Away from this Greyhound purgatory, Taymor breaks up the chronology of Steinem’s life in the most minimal of formal choices. Reassembled, Steinem’s childhood and teen years are shown to be driven by her father Leo’s (Timothy Hutton) incompetent entrepreneurship. He shuttles the family around between jobs and sales opportunities until her mother Ruth (Enid Graham) leaves him, whom Gloria is then left to care for during a subsequent depression. Does she generate any burning resentment towards dad or share a meaningful moment with mom as a result of any of this? Nope. No version of Steinem ever has it out with Leo’s ghost. A film that had other stuff going for it might be praised for skipping a big Oscar-y blow-up, but it would have at least invigorated a film as inert as this one.
In adulthood, The Glorias’ vignettes never rise beyond the level of an anecdote that Steinem might convey on a talk show. The film takes no time to sketch out historical figures as real people or events as hard-won victories or losses. These are the people she met, and this is what they did together. Steinem is repeatedly the least interesting person in the room, an audience surrogate through intersectional feminism in her own biopic. Moore, who takes over starting in the late-60’s, is left to nod approvingly while characters like Wilma Mankiller (Kimberly Guerrero) and Florynce Kennedy (Lorraine Toussaint) make the case for their own films, instead of being relegated to wise instructors for a bland white protagonist. As Steinem jumps all the way into the political sphere, the film has no time for engagement or debate or conversion, and instead crams exposition into dialogue between characters who know what’s going on. The National Women’s Political Caucus, so vibrantly and chaotically brought to life in Mrs. America, is here a place where speeches are given to adoring crowds, where conversative talking points are batted away by high-flying rhetoric in that particular way that liberals love to imagine.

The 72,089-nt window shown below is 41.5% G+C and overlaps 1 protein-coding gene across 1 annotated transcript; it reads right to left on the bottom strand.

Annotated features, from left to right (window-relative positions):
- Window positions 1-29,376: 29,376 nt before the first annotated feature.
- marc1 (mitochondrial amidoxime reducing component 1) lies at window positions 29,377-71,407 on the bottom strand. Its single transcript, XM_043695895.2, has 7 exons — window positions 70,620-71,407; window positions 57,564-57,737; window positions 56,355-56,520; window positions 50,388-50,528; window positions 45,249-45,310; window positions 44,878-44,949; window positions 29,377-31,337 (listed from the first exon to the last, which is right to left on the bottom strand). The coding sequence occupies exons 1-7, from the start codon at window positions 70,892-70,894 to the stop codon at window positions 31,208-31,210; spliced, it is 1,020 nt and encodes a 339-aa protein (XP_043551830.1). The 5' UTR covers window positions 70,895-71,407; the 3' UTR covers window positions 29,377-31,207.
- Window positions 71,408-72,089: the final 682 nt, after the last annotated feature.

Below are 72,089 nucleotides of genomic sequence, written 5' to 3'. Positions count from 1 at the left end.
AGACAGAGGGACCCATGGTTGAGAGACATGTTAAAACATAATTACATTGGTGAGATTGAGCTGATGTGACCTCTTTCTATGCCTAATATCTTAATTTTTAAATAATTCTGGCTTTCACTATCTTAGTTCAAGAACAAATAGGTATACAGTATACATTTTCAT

Whatever Taymor’s got left in the tank fails to impress or move. Fantastical cutaways that might provide for lusty performances are the opposite, to say nothing of how incredibly uninspired they are. Here’s Steinem as… the Wicked Witch flying alongside the framing device bus. Trenchant. For a film that takes place at the cusp of and throughout the sexual revolution, it’s completely sexless. For as little happens after the mid-70’s, the film seems to know that there was no point in including Steinem’s entire life, but committed to most boring and diffuse path anyway. Moore is at her worst in an airless performance, and Vikander is focused on the impression. The Glorias is a pandering, overlong, prime example of failed biopic, a total misfire from all involved. Mrs. America is just sitting there on Hulu for anyone to discover. Watch its nine episodes, and then watch them again a few more times, before insulting yourself with The Glorias. D